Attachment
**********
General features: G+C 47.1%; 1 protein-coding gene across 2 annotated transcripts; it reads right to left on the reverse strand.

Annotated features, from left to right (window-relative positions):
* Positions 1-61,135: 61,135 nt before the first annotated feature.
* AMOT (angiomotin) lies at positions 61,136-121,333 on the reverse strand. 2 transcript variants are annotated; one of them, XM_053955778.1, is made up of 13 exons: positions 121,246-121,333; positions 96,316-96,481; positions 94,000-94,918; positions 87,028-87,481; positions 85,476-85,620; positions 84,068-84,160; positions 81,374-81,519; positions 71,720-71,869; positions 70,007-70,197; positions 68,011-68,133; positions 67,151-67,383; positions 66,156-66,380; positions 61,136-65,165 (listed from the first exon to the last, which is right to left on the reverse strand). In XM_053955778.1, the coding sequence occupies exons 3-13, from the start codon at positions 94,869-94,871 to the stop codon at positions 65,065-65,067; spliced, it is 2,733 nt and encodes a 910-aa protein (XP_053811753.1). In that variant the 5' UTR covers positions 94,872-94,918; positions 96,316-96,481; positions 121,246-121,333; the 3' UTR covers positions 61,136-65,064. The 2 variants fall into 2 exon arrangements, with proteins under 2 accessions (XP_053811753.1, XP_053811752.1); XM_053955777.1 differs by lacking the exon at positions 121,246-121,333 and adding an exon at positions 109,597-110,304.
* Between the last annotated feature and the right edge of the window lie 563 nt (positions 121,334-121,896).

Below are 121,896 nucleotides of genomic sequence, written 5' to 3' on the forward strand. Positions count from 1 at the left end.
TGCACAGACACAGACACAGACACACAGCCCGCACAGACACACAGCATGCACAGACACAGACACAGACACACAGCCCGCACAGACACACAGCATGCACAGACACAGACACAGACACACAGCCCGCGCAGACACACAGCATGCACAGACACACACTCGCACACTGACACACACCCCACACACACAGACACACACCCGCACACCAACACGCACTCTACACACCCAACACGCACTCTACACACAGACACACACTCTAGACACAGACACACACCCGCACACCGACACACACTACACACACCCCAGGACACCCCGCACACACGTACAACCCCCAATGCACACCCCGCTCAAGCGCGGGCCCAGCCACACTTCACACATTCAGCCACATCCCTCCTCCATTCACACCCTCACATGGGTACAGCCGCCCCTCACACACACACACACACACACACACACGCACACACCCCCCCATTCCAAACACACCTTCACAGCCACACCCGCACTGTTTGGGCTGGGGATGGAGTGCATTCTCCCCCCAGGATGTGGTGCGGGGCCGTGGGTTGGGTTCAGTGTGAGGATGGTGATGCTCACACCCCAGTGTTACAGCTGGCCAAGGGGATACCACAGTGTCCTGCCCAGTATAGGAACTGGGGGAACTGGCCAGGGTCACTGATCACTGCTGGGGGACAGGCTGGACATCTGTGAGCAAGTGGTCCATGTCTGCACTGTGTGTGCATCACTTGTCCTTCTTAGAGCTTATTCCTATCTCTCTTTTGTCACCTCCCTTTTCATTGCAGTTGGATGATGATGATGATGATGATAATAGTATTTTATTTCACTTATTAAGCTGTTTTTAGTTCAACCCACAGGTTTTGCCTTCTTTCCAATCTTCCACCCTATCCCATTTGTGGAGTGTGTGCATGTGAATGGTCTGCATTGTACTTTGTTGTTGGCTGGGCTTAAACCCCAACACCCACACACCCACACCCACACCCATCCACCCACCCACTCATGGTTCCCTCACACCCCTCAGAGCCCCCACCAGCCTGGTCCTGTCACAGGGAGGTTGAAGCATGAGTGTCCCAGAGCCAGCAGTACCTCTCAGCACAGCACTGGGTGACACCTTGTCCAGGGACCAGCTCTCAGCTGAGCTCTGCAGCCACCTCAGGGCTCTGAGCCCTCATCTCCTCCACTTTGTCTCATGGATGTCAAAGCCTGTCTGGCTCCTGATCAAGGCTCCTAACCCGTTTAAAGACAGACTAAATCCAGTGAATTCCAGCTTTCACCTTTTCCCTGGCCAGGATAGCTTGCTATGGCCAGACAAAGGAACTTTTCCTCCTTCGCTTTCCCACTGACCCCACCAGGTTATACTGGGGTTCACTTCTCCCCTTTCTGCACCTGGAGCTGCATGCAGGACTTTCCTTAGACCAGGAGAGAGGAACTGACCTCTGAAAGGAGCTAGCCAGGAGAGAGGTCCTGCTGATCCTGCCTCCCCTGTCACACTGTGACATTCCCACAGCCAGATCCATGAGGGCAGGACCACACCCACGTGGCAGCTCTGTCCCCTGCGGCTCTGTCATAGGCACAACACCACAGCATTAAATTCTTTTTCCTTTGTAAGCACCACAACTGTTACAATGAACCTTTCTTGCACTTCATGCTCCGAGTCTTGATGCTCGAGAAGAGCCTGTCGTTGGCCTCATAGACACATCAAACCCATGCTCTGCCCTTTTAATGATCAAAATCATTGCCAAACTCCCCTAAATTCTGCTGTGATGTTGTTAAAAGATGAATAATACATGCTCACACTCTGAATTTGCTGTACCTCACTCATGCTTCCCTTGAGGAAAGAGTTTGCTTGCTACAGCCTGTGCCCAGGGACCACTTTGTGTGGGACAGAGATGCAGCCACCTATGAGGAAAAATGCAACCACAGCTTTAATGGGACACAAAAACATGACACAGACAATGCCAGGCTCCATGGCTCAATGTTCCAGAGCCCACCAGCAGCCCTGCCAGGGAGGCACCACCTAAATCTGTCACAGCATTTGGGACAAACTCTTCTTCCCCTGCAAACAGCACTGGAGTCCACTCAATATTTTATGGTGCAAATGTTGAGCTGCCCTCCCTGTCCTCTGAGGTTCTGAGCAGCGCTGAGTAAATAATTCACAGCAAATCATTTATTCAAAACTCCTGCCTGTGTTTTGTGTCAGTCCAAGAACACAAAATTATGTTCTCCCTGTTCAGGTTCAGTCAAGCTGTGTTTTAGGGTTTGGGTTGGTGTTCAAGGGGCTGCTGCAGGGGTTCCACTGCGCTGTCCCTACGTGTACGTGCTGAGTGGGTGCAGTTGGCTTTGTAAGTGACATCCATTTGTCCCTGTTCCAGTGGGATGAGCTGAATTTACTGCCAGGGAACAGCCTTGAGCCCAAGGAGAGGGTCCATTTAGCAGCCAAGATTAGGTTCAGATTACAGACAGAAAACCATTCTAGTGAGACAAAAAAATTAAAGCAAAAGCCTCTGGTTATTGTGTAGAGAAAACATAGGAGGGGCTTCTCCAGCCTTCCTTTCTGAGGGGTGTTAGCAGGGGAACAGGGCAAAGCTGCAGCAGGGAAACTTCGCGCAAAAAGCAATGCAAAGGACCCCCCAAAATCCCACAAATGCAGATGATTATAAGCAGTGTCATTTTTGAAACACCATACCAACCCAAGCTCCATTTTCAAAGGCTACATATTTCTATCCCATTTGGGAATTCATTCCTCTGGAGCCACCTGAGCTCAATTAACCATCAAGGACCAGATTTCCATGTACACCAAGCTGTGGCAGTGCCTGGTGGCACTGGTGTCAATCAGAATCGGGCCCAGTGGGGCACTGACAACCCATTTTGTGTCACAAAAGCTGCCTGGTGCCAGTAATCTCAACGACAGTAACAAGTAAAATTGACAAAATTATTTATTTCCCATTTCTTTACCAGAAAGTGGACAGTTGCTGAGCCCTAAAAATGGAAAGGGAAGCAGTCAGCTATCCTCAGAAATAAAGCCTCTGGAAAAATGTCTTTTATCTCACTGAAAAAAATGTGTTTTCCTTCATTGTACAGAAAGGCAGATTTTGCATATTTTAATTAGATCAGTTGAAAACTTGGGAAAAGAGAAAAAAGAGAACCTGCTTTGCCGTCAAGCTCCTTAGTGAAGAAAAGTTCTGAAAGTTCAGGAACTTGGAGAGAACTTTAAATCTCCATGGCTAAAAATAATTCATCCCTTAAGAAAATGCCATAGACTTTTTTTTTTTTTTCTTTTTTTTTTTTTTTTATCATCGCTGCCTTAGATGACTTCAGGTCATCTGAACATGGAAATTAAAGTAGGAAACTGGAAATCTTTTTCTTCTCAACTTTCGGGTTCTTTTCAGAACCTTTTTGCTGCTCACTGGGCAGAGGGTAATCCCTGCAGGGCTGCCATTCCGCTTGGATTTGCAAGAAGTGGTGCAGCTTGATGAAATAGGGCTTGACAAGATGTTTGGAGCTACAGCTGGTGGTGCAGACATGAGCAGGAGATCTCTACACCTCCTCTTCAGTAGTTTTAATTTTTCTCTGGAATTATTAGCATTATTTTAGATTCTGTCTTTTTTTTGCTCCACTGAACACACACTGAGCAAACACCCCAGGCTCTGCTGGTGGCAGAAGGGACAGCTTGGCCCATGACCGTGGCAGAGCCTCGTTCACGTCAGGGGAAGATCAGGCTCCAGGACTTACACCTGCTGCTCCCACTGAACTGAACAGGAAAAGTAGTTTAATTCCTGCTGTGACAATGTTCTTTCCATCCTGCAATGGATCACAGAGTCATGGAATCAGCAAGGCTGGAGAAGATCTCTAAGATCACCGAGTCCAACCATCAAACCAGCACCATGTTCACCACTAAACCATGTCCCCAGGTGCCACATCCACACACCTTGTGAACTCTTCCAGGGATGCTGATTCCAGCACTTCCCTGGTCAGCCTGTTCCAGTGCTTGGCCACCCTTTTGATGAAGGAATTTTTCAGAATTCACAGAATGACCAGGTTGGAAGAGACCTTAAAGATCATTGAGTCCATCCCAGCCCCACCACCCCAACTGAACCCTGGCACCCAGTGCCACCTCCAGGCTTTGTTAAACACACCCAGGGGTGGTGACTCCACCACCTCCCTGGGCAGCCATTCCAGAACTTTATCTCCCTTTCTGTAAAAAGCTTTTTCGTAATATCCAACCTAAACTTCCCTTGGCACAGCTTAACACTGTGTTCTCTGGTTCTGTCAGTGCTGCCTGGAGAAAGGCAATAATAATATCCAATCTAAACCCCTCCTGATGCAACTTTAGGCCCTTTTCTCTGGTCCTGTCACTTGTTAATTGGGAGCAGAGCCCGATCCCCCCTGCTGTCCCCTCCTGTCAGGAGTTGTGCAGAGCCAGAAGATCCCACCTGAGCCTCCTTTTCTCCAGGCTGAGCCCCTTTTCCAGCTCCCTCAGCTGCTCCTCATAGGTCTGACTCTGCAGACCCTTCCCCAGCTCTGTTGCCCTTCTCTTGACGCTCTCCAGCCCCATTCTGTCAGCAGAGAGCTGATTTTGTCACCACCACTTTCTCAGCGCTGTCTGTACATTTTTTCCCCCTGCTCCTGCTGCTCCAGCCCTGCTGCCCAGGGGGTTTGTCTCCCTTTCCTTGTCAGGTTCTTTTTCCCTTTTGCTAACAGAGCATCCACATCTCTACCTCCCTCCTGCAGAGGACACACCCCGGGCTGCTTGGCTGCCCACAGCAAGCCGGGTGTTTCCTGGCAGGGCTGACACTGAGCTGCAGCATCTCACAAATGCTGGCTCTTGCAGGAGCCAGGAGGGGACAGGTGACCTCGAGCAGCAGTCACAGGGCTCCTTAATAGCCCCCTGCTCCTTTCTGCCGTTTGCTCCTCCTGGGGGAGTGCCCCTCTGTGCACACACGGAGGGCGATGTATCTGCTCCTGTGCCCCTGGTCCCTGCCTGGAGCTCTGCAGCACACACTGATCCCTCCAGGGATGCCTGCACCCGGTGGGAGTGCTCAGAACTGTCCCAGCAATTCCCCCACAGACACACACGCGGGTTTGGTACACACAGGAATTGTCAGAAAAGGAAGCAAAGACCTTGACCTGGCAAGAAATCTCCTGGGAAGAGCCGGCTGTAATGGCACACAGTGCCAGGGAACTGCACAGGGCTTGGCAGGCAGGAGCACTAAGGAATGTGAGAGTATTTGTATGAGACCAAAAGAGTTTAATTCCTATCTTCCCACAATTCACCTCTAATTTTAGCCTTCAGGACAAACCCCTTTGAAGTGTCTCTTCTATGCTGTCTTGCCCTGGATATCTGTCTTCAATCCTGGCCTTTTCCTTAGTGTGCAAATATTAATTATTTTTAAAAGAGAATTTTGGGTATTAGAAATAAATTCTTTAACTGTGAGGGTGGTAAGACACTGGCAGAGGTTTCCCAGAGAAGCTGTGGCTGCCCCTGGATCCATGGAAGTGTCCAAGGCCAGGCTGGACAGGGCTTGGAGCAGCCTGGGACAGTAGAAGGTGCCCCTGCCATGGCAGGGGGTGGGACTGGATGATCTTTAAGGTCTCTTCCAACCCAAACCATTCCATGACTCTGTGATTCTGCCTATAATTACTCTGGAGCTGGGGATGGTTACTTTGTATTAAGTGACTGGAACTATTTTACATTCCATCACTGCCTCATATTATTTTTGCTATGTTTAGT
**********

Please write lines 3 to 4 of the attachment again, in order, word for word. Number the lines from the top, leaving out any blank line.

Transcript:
* Positions 1-61,135: 61,135 nt before the first annotated feature.
* AMOT (angiomotin) lies at positions 61,136-121,333 on the reverse strand. 2 transcript variants are annotated; one of them, XM_053955778.1, is made up of 13 exons: positions 121,246-121,333; positions 96,316-96,481; positions 94,000-94,918; positions 87,028-87,481; positions 85,476-85,620; positions 84,068-84,160; positions 81,374-81,519; positions 71,720-71,869; positions 70,007-70,197; positions 68,011-68,133; positions 67,151-67,383; positions 66,156-66,380; positions 61,136-65,165 (listed from the first exon to the last, which is right to left on the reverse strand). In XM_053955778.1, the coding sequence occupies exons 3-13, from the start codon at positions 94,869-94,871 to the stop codon at positions 65,065-65,067; spliced, it is 2,733 nt and encodes a 910-aa protein (XP_053811753.1). In that variant the 5' UTR covers positions 94,872-94,918; positions 96,316-96,481; positions 121,246-121,333; the 3' UTR covers positions 61,136-65,064. The 2 variants fall into 2 exon arrangements, with proteins under 2 accessions (XP_053811753.1, XP_053811752.1); XM_053955777.1 differs by lacking the exon at positions 121,246-121,333 and adding an exon at positions 109,597-110,304.